High-power laser systems are becoming ubiquitous in manufacturing as they often prove to be faster and cheaper than traditional methods. The development and design of these industrial laser processes require very careful and accurate measurements of phenomenon during the interaction of the intense light with the material. A great example of an important industrial process is laser welding where a focused light beam is used to join two pieces of metal. Using light to melt metal may seem strange as most are pretty reflective. However, in a short amount of time an intense laser light can turn even the shiniest metals into a highly absorbing swirling cavity of metal. At the National Institute of Standards and Technology in Boulder, I measure and observe this transformation to better understand the process in order to help industry know how to make better laser welds. During this talk, I will describe the physical process of how intense laser light melts metal and the novel measurements used to observe the process.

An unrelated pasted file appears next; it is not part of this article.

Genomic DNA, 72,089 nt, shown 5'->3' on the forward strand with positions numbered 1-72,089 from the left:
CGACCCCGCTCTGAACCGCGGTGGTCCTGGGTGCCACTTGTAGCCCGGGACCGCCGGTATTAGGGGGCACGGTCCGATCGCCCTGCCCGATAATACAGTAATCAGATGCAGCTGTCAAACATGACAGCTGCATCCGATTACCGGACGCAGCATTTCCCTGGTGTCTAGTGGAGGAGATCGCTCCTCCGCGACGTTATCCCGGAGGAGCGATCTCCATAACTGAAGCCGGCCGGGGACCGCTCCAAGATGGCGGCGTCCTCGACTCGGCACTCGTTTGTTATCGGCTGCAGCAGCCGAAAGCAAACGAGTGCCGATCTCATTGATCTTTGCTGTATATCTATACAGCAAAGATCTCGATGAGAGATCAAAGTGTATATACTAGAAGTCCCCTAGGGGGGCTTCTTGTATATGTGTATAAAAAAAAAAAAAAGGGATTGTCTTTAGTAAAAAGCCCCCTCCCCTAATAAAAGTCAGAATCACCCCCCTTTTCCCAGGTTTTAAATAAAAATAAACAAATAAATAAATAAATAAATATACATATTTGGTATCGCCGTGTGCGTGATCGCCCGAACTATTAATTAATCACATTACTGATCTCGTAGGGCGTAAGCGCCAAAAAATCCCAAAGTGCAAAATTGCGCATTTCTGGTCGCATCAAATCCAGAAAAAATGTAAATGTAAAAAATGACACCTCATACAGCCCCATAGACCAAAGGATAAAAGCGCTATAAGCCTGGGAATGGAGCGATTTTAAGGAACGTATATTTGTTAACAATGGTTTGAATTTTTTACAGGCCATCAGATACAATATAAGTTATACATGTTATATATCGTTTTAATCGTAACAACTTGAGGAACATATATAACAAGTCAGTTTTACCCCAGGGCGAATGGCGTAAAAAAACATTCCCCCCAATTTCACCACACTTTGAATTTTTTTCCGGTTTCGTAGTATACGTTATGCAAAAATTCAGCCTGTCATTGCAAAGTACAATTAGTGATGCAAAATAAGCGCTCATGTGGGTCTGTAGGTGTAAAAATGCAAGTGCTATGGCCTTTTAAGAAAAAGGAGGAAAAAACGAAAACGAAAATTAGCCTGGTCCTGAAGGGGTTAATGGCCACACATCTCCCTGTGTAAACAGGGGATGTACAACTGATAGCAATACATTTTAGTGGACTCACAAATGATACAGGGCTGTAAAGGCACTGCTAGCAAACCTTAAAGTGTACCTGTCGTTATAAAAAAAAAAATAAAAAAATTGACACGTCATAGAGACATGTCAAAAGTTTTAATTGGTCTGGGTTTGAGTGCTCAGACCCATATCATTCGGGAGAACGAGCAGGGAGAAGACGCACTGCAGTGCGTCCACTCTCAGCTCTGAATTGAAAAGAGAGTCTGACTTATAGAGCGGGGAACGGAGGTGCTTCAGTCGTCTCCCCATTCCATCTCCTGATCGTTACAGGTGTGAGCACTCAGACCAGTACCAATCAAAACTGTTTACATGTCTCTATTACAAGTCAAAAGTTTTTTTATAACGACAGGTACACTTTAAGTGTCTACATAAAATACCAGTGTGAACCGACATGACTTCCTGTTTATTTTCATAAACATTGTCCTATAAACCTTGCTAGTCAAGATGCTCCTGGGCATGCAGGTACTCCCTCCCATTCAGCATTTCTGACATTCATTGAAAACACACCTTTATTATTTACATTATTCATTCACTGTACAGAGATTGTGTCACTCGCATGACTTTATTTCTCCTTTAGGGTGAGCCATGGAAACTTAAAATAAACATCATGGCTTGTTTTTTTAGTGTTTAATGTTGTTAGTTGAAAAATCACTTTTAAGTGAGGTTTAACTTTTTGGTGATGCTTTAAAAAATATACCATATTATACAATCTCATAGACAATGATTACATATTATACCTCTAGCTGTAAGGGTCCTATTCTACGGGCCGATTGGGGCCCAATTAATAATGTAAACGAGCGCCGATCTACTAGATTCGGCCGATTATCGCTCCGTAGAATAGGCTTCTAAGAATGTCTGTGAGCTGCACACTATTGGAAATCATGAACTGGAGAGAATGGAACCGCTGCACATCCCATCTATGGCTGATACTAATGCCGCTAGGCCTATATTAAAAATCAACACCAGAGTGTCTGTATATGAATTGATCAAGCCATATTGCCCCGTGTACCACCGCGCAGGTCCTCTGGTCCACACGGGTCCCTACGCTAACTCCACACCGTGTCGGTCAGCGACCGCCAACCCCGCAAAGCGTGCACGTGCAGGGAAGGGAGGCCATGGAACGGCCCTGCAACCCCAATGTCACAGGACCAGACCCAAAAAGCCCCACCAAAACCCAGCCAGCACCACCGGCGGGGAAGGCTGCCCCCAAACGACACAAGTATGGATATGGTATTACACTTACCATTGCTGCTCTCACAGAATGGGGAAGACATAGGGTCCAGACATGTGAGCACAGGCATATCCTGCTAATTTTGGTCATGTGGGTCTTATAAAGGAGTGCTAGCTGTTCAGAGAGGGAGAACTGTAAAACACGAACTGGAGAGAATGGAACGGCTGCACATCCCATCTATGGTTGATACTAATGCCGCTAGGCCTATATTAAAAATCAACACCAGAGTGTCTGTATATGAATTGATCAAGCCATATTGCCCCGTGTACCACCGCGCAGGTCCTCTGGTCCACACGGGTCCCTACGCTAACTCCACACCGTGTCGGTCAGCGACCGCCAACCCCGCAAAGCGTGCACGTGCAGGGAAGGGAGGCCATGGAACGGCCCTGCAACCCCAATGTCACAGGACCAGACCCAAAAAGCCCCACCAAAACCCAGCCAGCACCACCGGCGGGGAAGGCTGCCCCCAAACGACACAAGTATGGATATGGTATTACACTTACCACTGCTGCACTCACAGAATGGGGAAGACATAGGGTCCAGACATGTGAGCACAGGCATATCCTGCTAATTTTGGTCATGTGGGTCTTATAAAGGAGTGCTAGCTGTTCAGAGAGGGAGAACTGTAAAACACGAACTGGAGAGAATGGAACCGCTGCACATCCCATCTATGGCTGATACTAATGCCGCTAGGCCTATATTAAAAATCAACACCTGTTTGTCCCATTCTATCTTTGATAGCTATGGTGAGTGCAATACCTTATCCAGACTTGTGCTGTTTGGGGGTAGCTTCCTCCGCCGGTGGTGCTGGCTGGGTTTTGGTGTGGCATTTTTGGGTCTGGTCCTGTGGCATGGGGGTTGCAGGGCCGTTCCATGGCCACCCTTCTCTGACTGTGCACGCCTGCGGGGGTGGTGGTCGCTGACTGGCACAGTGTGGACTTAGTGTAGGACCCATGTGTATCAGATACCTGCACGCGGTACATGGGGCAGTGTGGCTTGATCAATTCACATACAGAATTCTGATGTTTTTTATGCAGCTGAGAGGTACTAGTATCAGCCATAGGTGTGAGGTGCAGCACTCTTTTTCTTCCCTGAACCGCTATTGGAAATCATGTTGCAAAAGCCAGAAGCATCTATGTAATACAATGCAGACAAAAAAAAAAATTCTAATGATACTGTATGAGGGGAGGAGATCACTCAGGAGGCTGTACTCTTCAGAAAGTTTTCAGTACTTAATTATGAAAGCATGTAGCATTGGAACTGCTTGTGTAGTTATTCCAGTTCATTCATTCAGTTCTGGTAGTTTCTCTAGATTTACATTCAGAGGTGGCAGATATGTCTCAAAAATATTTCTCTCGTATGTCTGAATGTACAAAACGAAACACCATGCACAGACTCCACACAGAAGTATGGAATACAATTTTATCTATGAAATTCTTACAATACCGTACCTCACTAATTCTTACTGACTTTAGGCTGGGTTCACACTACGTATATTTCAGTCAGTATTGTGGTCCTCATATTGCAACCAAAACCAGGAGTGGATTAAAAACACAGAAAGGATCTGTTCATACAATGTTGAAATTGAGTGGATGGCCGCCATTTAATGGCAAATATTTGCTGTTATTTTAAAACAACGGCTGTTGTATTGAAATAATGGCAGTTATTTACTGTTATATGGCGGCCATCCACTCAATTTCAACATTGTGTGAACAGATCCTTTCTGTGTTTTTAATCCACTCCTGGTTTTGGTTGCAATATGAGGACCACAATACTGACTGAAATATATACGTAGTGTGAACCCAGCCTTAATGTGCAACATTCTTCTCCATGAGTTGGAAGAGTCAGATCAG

Brian moved to Golden in 2006 to pursue a Ph.D. in Applied Physics from the Colorado School of Mines. This was awarded in 2012 for studies of defects in nanostructured silicon solar cell materials. Not wanting to stray too far from the mountains, he then completed a postdoctoral appointment at the University of Utah where he developed novel laser processes for cadmium telluride solar cells. In 2014, Brian was able to move back to Golden when he joined the National Institute of Standards and Technology (NIST) as a National Research Council postdoctoral fellow; he is currently a staff physicist at NIST. Brian spends most of his free time rock climbing and skiing with his lovely wife Mary.